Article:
Agency Response Letter GRAS Notice No. GRN 000248
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CFSAN/Office of Food Additive Safety
October 24, 2008
Compass Foods Pte Ltd
12 Tuas Avenue 1
Re: GRAS Notice No. GRN 000248
Dear Mr. Comstock:
The Food and Drug Administration (FDA) is responding to the notice, dated March 17, 2008, that you submitted in accordance with the agency's proposed regulation, proposed 21 CFR 170.36 (62 FR 18938; April 17, 1997; Substances Generally Recognized as Safe (GRAS); the GRAS proposal). FDA received the notice on April 8, 2008, filed it on April 10, 2008, and designated it as GRAS Notice No. GRN 000248.
The subjects of the notice are sucrose fatty acid esters (i.e., sucrose monoesters of lauric acid, palmitic acid, and stearic acid) manufactured by reaction of sucrose with vinyl esters of lauric, palmitic, and stearic acids. Sucrose fatty acid esters, derived from sucrose and edible tallow or hydrogenated edible tallow or edible vegetable oils, are currently approved for use in a number of food categories under 21 CFR 172.859. For the purpose of this letter, we will refer to the subjects of the notice as SFAE (alternative method of manufacture) and to sucrose fatty acid esters in general as SFAE. The notice informs FDA of the view of Compass Foods Pte Ltd (Compass Foods) that SFAE (alternative method of manufacture) are GRAS, through scientific procedures, for use as emulsifiers in fruit-flavored beverages and beverage concentrates, at levels up to 50 milligrams per Liter (mg/L) as consumed.
As part of its notice, Compass Foods includes the report of a panel of individuals (Compass Foods' GRAS Panel) who evaluated the data and information that are the basis for Compass Foods' GRAS determination. Compass Foods considers the members of its GRAS panel to be qualified by scientific training and experience to evaluate the safety of substances added to food. The panel reviewed information pertaining to the method of manufacture, product specifications, supporting analytical data, intended use levels in specified food products, consumption estimates for intended and current uses, and a comprehensive assessment of the available scientific literature pertaining to the safety of sucrose fatty acid esters and manufacture-related residues. Based on this review, Compass Foods' GRAS Panel concluded that SFAE (alternative method of manufacture), meeting food-grade specifications and manufactured in accordance with current Good Manufacturing Practices, are generally recognized as safe for use as emulsifiers for flavors added to fruit-flavored beverages.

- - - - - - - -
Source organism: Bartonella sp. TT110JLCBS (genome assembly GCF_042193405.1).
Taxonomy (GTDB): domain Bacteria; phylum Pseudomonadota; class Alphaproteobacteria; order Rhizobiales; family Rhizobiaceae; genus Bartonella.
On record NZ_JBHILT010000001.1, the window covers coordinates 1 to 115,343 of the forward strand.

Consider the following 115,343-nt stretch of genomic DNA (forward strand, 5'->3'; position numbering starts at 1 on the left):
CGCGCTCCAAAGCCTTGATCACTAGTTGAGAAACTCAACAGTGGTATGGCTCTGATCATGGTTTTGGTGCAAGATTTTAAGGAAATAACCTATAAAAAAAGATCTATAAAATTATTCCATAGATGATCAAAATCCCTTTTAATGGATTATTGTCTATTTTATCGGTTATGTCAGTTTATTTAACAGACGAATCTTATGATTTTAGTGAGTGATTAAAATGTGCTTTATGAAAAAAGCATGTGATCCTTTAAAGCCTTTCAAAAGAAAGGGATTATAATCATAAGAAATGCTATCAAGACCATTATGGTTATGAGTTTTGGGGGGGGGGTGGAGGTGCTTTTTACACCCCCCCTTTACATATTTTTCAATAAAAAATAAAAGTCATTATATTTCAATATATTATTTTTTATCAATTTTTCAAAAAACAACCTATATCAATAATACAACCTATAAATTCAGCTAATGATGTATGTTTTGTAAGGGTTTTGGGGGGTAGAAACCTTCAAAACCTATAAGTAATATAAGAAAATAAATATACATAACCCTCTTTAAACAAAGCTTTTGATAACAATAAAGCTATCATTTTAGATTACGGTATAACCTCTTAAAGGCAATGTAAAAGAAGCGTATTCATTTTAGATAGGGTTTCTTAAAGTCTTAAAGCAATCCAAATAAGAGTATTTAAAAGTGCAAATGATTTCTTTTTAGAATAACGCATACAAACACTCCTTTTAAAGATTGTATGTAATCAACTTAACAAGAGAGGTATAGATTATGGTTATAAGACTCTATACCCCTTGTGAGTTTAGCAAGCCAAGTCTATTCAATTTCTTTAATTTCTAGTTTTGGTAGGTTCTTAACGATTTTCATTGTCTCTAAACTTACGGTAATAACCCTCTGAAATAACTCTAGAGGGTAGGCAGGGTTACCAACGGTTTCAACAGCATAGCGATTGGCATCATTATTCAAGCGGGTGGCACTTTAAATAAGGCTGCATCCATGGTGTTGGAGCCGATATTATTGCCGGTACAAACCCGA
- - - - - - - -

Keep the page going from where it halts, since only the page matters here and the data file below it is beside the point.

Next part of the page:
Compass Foods describes SFAE (alternative method of manufacture) as white to grayish powders composed of sucrose monoesters (not less than 83 percent) of lauric acid, palmitic acid, or stearic acid and lesser amounts of di- and tri-esters. The three SFAE (alternative method of manufacture) products are manufactured by the inter-esterification of sucrose with vinyl esters of fatty acids. The method of manufacture of SFAE (alternative method of manufacture) is different from the traditional method of manufacture for SFAE in that the starting fatty acid esters are vinyl esters rather than the traditional methyl esters. This change in manufacturing methods results in trace levels of vinyl fatty acid esters, acetylaldehyde, and MEHQ (also known as p-methoxyphenol, p-hydroxyanisole),(1) residues not found in traditional SFAE.
Compass Foods provides specifications for its food-grade SFAE (alternative method of manufacture), including specifications for sucrose monoester content, combined sucrose mono- and di-ester content, acid value, free sucrose, residue on ignition, lead, dimethylsulfoxide, and isobutanol. Compass Foods' specifications for food-grade SFAE (alternative method of manufacture) are consistent with the specifications in the Food Chemicals Codex (2003 edition) monograph for SFAE.
Compass Foods estimates the daily intake of SFAE (alternative method of manufacture) from consumption of fruit-flavored beverages and beverage concentrates (intended uses), as well as from consumption of all foods for which SFAE is currently permitted (current uses). Compass Foods estimates daily intake for the intended uses and current uses would be 12.6 milligrams per kilogram body weight per day (mg/kg bw/day) and notes this level is below the current acceptable daily intake for SFAE of 30 mg/kg bw/day, as assigned by the FAO/WHO Joint Expert Committee on Food Additives.